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Gabriel Recchia

Winton Centre for Risk and Evidence Communication


Dr Gabriel Recchia

Gabriel Recchia

Gabriel Recchia received his PhD in Cognitive Science from the University of Indiana in 2012. His current research concerns the communication of information about risks and benefits in ways that support comprehension and informed decision-making, and which take into account recipients' information needs and preferences. He also conducts research on distributional models and their applications in the cognitive and social sciences, and has studied at Stanford and the University of Memphis Institute for Intelligent Systems.

Gabriel leads on user interface design and evaluation of Predict: Breast and user-friendly genetic reports, including evaluations of the effect of design choices on trust and comprehension. He also contributes to the Centre's work on communicating information about societal risks, and to user interface design for other risk/benefit communication tools.

Can You Handle the Evidence?

Test your skill at navigating evidence-by-numbers with one of our quick quizzes.

Journalists & Press Officers
Do you know your absolute from your relative risks? Your ORs from your HRs? Test yourself here.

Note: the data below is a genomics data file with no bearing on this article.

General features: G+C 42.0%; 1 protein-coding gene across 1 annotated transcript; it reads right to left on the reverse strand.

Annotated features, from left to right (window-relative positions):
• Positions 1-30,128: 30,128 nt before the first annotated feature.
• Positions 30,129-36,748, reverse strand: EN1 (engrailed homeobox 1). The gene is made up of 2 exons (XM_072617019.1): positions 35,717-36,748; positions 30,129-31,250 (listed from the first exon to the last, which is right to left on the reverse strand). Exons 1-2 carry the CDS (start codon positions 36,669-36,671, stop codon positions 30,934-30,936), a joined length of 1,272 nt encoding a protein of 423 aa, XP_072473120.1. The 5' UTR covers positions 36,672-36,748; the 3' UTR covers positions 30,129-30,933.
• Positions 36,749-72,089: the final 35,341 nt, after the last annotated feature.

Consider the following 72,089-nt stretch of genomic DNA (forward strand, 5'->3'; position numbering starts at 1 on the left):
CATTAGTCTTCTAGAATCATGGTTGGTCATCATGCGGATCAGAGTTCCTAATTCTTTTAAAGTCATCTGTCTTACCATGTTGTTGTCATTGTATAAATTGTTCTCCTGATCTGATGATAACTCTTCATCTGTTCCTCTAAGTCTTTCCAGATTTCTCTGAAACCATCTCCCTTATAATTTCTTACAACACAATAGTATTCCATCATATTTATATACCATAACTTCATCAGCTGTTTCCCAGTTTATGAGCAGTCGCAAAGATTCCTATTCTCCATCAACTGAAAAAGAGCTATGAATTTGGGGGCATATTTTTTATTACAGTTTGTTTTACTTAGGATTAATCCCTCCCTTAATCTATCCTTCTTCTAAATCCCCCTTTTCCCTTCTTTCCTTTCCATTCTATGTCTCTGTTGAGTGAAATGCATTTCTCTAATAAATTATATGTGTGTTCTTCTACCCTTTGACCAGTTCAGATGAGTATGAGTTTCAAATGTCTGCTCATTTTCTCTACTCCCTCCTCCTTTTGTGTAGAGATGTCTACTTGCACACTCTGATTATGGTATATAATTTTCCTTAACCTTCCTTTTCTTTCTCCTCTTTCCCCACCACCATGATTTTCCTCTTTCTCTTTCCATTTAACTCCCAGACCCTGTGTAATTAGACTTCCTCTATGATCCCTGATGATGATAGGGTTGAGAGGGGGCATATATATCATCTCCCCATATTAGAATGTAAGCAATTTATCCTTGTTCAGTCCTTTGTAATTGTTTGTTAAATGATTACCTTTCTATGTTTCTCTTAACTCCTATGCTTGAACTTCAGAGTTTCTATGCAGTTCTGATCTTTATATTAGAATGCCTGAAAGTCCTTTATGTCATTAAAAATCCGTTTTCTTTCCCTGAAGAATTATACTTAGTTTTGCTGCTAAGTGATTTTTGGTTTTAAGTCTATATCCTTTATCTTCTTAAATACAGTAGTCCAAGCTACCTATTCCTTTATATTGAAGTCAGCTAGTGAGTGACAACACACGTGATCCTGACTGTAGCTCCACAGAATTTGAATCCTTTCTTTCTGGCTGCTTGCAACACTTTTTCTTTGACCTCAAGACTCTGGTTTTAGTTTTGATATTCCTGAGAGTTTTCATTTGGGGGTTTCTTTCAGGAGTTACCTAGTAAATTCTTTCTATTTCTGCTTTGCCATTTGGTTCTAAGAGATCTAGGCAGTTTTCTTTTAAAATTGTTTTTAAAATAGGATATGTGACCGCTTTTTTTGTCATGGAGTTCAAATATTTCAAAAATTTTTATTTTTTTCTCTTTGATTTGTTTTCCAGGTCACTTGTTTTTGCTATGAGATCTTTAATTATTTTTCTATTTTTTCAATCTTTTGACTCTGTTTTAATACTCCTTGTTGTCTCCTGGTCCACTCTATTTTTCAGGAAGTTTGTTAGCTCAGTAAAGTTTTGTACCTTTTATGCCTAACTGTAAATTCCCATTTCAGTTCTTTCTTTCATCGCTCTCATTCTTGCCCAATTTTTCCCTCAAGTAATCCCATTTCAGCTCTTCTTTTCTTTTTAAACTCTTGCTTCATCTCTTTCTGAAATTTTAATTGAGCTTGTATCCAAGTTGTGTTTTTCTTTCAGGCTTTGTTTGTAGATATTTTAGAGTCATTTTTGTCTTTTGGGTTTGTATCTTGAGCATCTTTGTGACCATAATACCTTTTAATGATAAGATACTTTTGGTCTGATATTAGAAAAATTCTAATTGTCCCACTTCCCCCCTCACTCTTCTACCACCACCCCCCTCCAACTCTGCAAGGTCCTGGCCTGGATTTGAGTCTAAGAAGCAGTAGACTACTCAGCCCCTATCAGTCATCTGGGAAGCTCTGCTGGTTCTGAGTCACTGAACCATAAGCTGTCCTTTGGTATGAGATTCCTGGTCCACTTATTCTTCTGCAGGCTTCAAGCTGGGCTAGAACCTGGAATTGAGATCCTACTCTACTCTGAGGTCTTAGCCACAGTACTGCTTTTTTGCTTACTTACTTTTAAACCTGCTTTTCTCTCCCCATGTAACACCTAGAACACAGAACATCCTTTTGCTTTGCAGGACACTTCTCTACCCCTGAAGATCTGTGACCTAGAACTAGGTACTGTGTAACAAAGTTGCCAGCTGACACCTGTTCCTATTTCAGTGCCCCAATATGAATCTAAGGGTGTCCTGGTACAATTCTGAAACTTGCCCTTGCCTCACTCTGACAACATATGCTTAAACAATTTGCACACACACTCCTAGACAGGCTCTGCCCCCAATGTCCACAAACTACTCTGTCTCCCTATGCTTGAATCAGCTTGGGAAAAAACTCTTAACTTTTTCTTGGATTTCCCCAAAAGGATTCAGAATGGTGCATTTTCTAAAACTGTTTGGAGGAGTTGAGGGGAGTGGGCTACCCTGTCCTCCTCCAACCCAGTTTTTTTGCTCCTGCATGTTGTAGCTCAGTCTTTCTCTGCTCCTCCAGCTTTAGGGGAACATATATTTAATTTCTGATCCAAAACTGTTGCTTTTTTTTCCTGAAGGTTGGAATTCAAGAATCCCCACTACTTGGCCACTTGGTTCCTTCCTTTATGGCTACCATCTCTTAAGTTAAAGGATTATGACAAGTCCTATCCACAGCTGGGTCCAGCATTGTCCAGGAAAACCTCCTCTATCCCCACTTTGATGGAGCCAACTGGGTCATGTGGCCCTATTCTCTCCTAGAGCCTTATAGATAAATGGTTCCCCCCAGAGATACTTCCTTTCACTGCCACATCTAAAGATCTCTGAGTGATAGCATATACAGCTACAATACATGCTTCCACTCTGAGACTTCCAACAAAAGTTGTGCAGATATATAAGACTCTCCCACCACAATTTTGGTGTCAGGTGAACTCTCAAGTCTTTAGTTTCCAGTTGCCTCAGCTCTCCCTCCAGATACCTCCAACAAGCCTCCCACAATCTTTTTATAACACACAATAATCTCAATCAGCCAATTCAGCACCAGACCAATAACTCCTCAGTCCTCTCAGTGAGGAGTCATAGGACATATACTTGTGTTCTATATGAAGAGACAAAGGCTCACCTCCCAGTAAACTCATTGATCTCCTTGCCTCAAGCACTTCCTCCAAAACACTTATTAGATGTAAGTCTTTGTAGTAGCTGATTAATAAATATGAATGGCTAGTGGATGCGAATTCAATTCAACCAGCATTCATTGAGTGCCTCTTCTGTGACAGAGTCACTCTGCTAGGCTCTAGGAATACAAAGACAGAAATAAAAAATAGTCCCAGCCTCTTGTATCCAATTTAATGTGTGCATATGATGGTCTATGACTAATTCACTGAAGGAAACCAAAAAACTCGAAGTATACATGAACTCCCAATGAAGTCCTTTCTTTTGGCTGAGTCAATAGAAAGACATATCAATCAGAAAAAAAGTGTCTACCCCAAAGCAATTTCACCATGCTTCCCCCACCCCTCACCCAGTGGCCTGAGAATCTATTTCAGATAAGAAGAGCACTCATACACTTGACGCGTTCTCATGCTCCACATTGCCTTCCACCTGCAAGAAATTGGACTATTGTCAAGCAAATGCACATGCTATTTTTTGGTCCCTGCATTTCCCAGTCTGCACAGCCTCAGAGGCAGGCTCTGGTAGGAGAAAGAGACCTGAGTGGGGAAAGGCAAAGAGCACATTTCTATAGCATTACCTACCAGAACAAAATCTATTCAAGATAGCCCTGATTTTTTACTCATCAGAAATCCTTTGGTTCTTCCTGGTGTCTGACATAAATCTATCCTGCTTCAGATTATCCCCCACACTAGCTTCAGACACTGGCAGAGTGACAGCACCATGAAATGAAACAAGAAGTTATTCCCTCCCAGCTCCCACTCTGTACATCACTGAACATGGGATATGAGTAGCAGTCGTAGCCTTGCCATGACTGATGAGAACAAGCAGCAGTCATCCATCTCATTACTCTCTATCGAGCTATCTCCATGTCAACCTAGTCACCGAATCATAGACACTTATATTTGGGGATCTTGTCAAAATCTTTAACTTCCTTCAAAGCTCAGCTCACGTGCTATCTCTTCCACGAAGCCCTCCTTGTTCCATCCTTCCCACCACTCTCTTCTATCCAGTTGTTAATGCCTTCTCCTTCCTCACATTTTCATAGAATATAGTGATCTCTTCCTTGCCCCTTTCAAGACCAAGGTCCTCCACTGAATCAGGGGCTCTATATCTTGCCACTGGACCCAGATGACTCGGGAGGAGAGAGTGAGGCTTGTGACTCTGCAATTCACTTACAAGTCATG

Medical Professionals
You know the difference between sensitivity and specificity, but what about lead-time and overdiagnosis bias? Examine yourself here.
Legal Professionals
Given a positive DNA match, what’s the likelihood of innocence? Check your grasp of forensic evidence & probability here.

Latest news

Why Doctors Are Bad At Stats — And How That Could Affect Your Health

19 September 2019

A new blog and podcast from María del Carmen Climént Palmer on the problem of the lack of numerical and statistical training in medical schools, and the effects it can have on patients.

Two job opportunities within the Winton Centre!

11 September 2019

We are now inviting applications for both a postgraduate and a postdoctoral psychologist to join the team for a year.

Our work on the wording of genetic reports for cystic fibrosis carrier testing is published

13 September 2019

Genetic test reports are typically very difficult to understand, being full of technical terms that non-specialists don't understand. Our work on improving this situation is now published.

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